Nutshell: A few silly scenes leading up to the core of the story, but once it gets where it's going it's one of the best and probing stories yet told on Voyager.
When the crew comes across a comet exhibiting strange properties, they inadvertently release an imprisoned Q who had been sentenced to eternal incarceration by the Q Continuum for attempting to kill himself. Once released, this Q (Gerrit Graham) returns to his suicidal attempts and, much to the ire of Captain Janeway, accidentally vanishes half of Voyager's crew in the process. The Q we're all familiar with from TNG (John de Lancie) appears to undo Graham-Q's blunder and send him back to his incarceration. But Graham-Q requests asylum from Janeway; de Lancie-Q concedes to a hearing over whether or not Graham-Q can be granted his wish of killing himself—something which had before been denied because it could be harmful to the balance of the Q Continuum.
"Death Wish" has a few plot holes here and there, as well as the obligatory Stupid Q Tricks; but it's easy to look past them based on the sheer strength of the story being told here. The show takes a while to get going, but once it does, it's compelling, absorbing, and thoughtful—another cerebrally enticing teleplay by Michael Piller (based on a story written by his own son).
Let's start with the Stupid Q Tricks. Once de Lancie-Q returns Voyager's vanished crew members, he's ready to promptly send Graham-Q back to his incarceration. But Graham-Q attempts to hide by whisking himself and Voyager away from de Lancie-Q, first sending the ship back to the time of the creation of the universe, then shrinking it to the size of a subatomic particle, and finally, as one hilarious in-joke, hiding the Voyager on a Christmas tree as an ornament (it fun to see the franchise poke fun at itself). De Lancie-Q, however, is not fooled. He knows all the hiding places, and once this series of gratuitous Q gags has been delivered, the story wisely presses on. (Q gags can be fun—like the ornament joke—but I've seen so many of them that they rarely impress me any more.)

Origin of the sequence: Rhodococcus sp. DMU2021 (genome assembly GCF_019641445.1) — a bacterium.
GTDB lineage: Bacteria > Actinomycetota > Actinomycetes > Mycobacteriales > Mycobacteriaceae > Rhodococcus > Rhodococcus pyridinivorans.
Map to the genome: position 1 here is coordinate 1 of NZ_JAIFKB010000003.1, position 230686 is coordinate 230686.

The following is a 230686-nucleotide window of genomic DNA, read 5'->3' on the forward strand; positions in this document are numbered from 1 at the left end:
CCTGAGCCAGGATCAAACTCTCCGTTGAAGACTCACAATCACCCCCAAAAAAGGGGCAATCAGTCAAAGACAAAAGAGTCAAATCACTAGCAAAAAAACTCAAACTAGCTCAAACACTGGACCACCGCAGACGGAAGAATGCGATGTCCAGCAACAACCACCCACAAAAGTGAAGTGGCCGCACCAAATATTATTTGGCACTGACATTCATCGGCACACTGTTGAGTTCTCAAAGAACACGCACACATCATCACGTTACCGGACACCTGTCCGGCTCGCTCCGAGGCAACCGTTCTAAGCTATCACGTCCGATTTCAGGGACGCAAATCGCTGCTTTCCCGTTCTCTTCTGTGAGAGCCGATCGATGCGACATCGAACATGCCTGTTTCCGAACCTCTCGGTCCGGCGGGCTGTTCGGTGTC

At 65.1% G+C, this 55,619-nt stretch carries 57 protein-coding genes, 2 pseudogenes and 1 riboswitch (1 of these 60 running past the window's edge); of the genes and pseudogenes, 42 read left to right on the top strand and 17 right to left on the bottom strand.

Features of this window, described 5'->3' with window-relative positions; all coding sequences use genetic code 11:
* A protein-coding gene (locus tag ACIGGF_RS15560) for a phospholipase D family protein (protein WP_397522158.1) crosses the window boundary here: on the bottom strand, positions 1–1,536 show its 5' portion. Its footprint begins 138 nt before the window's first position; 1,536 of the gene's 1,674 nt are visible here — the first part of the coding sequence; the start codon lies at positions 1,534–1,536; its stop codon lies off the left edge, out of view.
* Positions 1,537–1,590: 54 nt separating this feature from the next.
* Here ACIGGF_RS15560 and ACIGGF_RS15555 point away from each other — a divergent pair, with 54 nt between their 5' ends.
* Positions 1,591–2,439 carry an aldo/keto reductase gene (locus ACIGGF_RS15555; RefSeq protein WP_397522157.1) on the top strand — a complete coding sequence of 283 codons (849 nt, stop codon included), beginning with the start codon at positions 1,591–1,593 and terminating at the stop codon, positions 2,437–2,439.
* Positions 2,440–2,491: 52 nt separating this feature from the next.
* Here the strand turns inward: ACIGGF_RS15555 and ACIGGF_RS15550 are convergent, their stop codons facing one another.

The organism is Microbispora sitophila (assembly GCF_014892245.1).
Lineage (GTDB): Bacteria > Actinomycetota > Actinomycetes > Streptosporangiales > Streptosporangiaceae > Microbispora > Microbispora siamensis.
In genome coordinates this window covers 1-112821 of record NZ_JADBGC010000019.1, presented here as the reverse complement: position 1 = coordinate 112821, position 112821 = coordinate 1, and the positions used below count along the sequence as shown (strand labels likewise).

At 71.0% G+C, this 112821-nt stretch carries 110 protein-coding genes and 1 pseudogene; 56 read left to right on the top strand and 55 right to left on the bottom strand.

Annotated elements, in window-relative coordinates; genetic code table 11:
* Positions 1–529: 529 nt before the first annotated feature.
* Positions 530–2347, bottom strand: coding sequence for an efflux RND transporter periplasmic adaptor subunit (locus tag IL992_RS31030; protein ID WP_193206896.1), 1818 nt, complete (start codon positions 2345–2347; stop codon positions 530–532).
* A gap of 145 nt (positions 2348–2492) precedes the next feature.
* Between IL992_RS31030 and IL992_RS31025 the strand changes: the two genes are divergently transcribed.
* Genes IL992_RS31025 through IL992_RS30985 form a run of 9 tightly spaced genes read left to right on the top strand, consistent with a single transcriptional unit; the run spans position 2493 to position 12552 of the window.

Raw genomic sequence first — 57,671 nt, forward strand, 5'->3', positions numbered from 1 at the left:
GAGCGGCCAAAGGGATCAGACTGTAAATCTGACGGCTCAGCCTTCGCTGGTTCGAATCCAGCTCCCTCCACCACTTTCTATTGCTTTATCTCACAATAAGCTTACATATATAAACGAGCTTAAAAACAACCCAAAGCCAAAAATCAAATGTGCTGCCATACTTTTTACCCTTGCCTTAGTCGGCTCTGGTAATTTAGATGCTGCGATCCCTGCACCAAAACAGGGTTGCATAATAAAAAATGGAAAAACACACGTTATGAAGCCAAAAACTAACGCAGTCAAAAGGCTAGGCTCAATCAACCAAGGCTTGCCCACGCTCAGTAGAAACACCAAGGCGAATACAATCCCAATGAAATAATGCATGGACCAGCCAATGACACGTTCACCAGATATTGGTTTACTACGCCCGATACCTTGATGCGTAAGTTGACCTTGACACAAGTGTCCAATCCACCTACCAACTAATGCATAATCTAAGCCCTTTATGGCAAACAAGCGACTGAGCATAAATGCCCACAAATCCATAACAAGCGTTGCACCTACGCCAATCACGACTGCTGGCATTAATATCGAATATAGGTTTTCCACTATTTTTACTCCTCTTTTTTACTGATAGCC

The rest of the show takes a courtroom format, where Tuvok defends Graham-Q's request to Janeway, who takes the role of judge in the matter. De Lancie-Q is the prosecutor trying to convince Janeway to deny Graham-Q the asylum he seeks, based on grounds that he is insane and in no position to request it.
But Graham-Q is not insane. There's a reason he wants to die, and it's in this reason where the episode addresses a wonderfully engaging human question. On occasion, Star Trek can get trite when all-too-delicately taking the human question route. But "Death Wish" rings true all the way, thanks to the genial and poignant performance of Gerrit Graham as a jaded Q who has no reason left to exist.
The episode peaks in its fourth act, where Graham-Q attempts to prove his suffering life is pointless by taking Janeway to the Q Continuum, presented in the human-comprehensible form of a house in the middle of a desert with a road running by it. The road, he explains, represents the universe. But it's simply a circular road that just ends up back at the house. He's traveled the road many, many times; there is nothing left for him to explore. And Graham-Q also explains how the Continuum used to be a place for ongoing polemic, humor, and discussion from all over the universe. Not anymore. No one in the Continuum even bothers to talk anymore, because all the discussions have been discussed and all the unknown possibilities explored.